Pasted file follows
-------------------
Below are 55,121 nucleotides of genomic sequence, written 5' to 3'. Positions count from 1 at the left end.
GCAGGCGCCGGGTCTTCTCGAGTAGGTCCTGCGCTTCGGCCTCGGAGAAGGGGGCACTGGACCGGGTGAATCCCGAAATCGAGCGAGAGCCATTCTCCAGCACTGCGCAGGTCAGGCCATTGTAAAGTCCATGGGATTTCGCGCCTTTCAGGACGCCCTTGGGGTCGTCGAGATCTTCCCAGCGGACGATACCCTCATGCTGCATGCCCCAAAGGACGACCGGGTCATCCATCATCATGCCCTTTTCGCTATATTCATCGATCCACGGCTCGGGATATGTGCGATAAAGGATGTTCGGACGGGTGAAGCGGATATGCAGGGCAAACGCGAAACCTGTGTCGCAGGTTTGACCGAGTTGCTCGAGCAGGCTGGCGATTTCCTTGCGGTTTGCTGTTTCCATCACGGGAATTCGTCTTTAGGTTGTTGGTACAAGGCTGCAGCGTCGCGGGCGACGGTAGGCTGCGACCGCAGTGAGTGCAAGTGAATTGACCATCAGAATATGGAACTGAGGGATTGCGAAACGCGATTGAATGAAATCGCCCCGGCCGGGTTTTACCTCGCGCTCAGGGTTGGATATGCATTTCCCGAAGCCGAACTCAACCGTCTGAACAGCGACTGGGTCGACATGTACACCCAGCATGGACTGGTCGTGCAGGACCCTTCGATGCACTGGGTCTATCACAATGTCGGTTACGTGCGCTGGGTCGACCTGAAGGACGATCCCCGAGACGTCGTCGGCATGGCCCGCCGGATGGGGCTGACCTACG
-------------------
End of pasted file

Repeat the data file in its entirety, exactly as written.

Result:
Below are 55,121 nucleotides of genomic sequence, written 5' to 3'. Positions count from 1 at the left end.
GCAGGCGCCGGGTCTTCTCGAGTAGGTCCTGCGCTTCGGCCTCGGAGAAGGGGGCACTGGACCGGGTGAATCCCGAAATCGAGCGAGAGCCATTCTCCAGCACTGCGCAGGTCAGGCCATTGTAAAGTCCATGGGATTTCGCGCCTTTCAGGACGCCCTTGGGGTCGTCGAGATCTTCCCAGCGGACGATACCCTCATGCTGCATGCCCCAAAGGACGACCGGGTCATCCATCATCATGCCCTTTTCGCTATATTCATCGATCCACGGCTCGGGATATGTGCGATAAAGGATGTTCGGACGGGTGAAGCGGATATGCAGGGCAAACGCGAAACCTGTGTCGCAGGTTTGACCGAGTTGCTCGAGCAGGCTGGCGATTTCCTTGCGGTTTGCTGTTTCCATCACGGGAATTCGTCTTTAGGTTGTTGGTACAAGGCTGCAGCGTCGCGGGCGACGGTAGGCTGCGACCGCAGTGAGTGCAAGTGAATTGACCATCAGAATATGGAACTGAGGGATTGCGAAACGCGATTGAATGAAATCGCCCCGGCCGGGTTTTACCTCGCGCTCAGGGTTGGATATGCATTTCCCGAAGCCGAACTCAACCGTCTGAACAGCGACTGGGTCGACATGTACACCCAGCATGGACTGGTCGTGCAGGACCCTTCGATGCACTGGGTCTATCACAATGTCGGTTACGTGCGCTGGGTCGACCTGAAGGACGATCCCCGAGACGTCGTCGGCATGGCCCGCCGGATGGGGCTGACCTACG